UAVs have proved themselves capable of the ISR mission and sensors similar to those on the AIMP could be placed in a large UAV and provide similar information. Most observers would agree that many Air Force combat roles will, in the future, be fulfilled by UAVs - but we are not there yet.

In the Canadian context, the following limitations are apparent:

  • UAVs have yet to prove themselves in the extreme weather and cold conditions of the Arctic.
  • The command and control infrastructure to effectively control long range UAVs does not exist in Canada
  • Large area surveillance is generally done from high altitude and there is no agreement on how UAVs will operate in airspace shared by civilian airliners. (This is especially problematical for UAVs when changing altitudes which the Aurora does frequently when it is desirable to fly very low to make the point that Canadian Forces are present.)
  • Finally, a UAV's capability is limited to the output of its sensors and the interpretation of the analyst on the ground - the crew in an aircraft adds visual context and judgement to events through direct observation - indeed those who fly the Aurora have many examples of crewmembers visually detecting targets missed by a sensor which happens to be pointed in the wrong direction at the critical moment

It is a central tenet of Air Force doctrine that "flexibility is the key to Air Power". Especially for a small power like Canada, that means that aircraft with multiple capabilities are essential. Given that the "war on terror" is unlikely to be won soon and given the melting of the Arctic icecap, it seems self evident that for the foreseeable future Canada needs all the capability possible to respond to expected and unexpected challenges - from supporting our troops in places like Afghanistan, to detecting land and sea incursions in the Arctic, to protecting our warships and sea lines of communication, to providing disaster response.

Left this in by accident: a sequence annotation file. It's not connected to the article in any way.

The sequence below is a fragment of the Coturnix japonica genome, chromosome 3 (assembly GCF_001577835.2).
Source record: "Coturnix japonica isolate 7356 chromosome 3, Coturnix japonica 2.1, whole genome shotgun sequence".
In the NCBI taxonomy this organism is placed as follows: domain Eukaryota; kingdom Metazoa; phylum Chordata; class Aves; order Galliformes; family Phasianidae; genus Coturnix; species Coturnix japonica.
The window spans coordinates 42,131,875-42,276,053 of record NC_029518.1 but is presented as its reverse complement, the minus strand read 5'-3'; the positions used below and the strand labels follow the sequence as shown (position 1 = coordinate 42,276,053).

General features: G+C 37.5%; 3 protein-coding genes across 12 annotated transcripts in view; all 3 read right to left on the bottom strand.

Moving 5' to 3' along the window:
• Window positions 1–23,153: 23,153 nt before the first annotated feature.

While the UAV and Global Express solutions could satisfy some of requirements to varying degrees, they both fail in providing the weapons and sensors for Anti Submarine Warfare.

The Aurora is Canada's only long range, rapid reaction, anti-submarine capability. While many believe the threat from submarines largely ceased to exist after the demise of the Soviet Union, the reality is that only the character of the threat has changed. In fact, more countries than during the Cold War now possess submarines, mostly ultra-quiet diesel submarines, ( Many of those submarines are equipped with Air Independent Propulsion and long range wake homing torpedoes making them serious threats to the interests of a maritime nation such as ours.